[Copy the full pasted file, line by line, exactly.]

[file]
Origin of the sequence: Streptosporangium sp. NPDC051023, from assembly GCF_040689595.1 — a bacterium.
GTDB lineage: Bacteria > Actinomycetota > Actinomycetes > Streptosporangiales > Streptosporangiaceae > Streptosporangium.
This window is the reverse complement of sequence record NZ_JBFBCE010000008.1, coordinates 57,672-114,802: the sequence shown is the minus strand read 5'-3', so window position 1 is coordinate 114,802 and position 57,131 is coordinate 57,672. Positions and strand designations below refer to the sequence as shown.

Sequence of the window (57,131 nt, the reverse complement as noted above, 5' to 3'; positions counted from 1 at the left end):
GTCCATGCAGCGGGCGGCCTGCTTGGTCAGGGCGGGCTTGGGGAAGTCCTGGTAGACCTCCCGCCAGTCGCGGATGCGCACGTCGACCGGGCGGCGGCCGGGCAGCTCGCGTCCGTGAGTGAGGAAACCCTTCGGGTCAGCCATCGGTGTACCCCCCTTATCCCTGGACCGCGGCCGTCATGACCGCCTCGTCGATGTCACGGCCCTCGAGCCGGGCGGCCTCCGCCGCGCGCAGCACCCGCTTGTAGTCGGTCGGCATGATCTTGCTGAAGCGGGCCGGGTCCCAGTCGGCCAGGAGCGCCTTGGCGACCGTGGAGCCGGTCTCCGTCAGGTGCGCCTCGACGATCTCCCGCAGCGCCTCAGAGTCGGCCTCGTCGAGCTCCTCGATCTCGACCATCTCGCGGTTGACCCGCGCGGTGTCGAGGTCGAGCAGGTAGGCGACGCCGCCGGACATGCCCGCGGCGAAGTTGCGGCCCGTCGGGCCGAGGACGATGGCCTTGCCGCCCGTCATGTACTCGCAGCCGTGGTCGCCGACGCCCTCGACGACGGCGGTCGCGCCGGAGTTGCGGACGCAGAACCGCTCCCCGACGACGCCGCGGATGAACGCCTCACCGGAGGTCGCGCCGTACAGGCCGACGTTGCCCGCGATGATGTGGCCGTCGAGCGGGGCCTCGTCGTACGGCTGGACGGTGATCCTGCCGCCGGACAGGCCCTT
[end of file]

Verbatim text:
Origin of the sequence: Streptosporangium sp. NPDC051023, from assembly GCF_040689595.1 — a bacterium.
GTDB lineage: Bacteria > Actinomycetota > Actinomycetes > Streptosporangiales > Streptosporangiaceae > Streptosporangium.
This window is the reverse complement of sequence record NZ_JBFBCE010000008.1, coordinates 57,672-114,802: the sequence shown is the minus strand read 5'-3', so window position 1 is coordinate 114,802 and position 57,131 is coordinate 57,672. Positions and strand designations below refer to the sequence as shown.

Sequence of the window (57,131 nt, the reverse complement as noted above, 5' to 3'; positions counted from 1 at the left end):
GTCCATGCAGCGGGCGGCCTGCTTGGTCAGGGCGGGCTTGGGGAAGTCCTGGTAGACCTCCCGCCAGTCGCGGATGCGCACGTCGACCGGGCGGCGGCCGGGCAGCTCGCGTCCGTGAGTGAGGAAACCCTTCGGGTCAGCCATCGGTGTACCCCCCTTATCCCTGGACCGCGGCCGTCATGACCGCCTCGTCGATGTCACGGCCCTCGAGCCGGGCGGCCTCCGCCGCGCGCAGCACCCGCTTGTAGTCGGTCGGCATGATCTTGCTGAAGCGGGCCGGGTCCCAGTCGGCCAGGAGCGCCTTGGCGACCGTGGAGCCGGTCTCCGTCAGGTGCGCCTCGACGATCTCCCGCAGCGCCTCAGAGTCGGCCTCGTCGAGCTCCTCGATCTCGACCATCTCGCGGTTGACCCGCGCGGTGTCGAGGTCGAGCAGGTAGGCGACGCCGCCGGACATGCCCGCGGCGAAGTTGCGGCCCGTCGGGCCGAGGACGATGGCCTTGCCGCCCGTCATGTACTCGCAGCCGTGGTCGCCGACGCCCTCGACGACGGCGGTCGCGCCGGAGTTGCGGACGCAGAACCGCTCCCCGACGACGCCGCGGATGAACGCCTCACCGGAGGTCGCGCCGTACAGGCCGACGTTGCCCGCGATGATGTGGCCGTCGAGCGGGGCCTCGTCGTACGGCTGGACGGTGATCCTGCCGCCGGACAGGCCCTT